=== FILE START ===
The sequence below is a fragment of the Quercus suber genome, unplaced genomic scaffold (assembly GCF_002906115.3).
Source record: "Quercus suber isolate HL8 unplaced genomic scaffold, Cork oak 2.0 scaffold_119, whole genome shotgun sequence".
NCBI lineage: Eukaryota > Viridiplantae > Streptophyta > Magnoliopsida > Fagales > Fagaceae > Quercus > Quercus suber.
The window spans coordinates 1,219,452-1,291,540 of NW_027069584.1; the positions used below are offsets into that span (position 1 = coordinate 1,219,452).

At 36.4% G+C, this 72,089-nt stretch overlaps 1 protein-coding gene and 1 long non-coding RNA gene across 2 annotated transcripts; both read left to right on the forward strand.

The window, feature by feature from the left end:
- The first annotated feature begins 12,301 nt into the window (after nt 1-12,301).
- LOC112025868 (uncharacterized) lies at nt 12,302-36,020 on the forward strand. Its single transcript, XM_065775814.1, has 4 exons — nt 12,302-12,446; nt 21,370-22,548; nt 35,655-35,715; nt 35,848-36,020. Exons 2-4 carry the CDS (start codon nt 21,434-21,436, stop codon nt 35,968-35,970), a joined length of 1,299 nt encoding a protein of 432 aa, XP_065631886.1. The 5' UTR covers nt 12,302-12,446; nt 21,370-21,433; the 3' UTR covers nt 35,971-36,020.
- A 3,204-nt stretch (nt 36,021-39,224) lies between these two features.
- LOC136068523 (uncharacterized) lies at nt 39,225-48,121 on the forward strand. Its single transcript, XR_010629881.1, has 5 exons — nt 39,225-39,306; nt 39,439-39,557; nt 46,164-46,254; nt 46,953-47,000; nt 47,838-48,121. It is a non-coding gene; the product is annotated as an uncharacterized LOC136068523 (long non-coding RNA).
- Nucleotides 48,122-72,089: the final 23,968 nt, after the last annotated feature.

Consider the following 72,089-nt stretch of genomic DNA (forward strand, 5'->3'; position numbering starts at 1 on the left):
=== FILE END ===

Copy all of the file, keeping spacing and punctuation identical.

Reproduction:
The sequence below is a fragment of the Quercus suber genome, unplaced genomic scaffold (assembly GCF_002906115.3).
Source record: "Quercus suber isolate HL8 unplaced genomic scaffold, Cork oak 2.0 scaffold_119, whole genome shotgun sequence".
NCBI lineage: Eukaryota > Viridiplantae > Streptophyta > Magnoliopsida > Fagales > Fagaceae > Quercus > Quercus suber.
The window spans coordinates 1,219,452-1,291,540 of NW_027069584.1; the positions used below are offsets into that span (position 1 = coordinate 1,219,452).

At 36.4% G+C, this 72,089-nt stretch overlaps 1 protein-coding gene and 1 long non-coding RNA gene across 2 annotated transcripts; both read left to right on the forward strand.

The window, feature by feature from the left end:
- The first annotated feature begins 12,301 nt into the window (after nt 1-12,301).
- LOC112025868 (uncharacterized) lies at nt 12,302-36,020 on the forward strand. Its single transcript, XM_065775814.1, has 4 exons — nt 12,302-12,446; nt 21,370-22,548; nt 35,655-35,715; nt 35,848-36,020. Exons 2-4 carry the CDS (start codon nt 21,434-21,436, stop codon nt 35,968-35,970), a joined length of 1,299 nt encoding a protein of 432 aa, XP_065631886.1. The 5' UTR covers nt 12,302-12,446; nt 21,370-21,433; the 3' UTR covers nt 35,971-36,020.
- A 3,204-nt stretch (nt 36,021-39,224) lies between these two features.
- LOC136068523 (uncharacterized) lies at nt 39,225-48,121 on the forward strand. Its single transcript, XR_010629881.1, has 5 exons — nt 39,225-39,306; nt 39,439-39,557; nt 46,164-46,254; nt 46,953-47,000; nt 47,838-48,121. It is a non-coding gene; the product is annotated as an uncharacterized LOC136068523 (long non-coding RNA).
- Nucleotides 48,122-72,089: the final 23,968 nt, after the last annotated feature.

Consider the following 72,089-nt stretch of genomic DNA (forward strand, 5'->3'; position numbering starts at 1 on the left):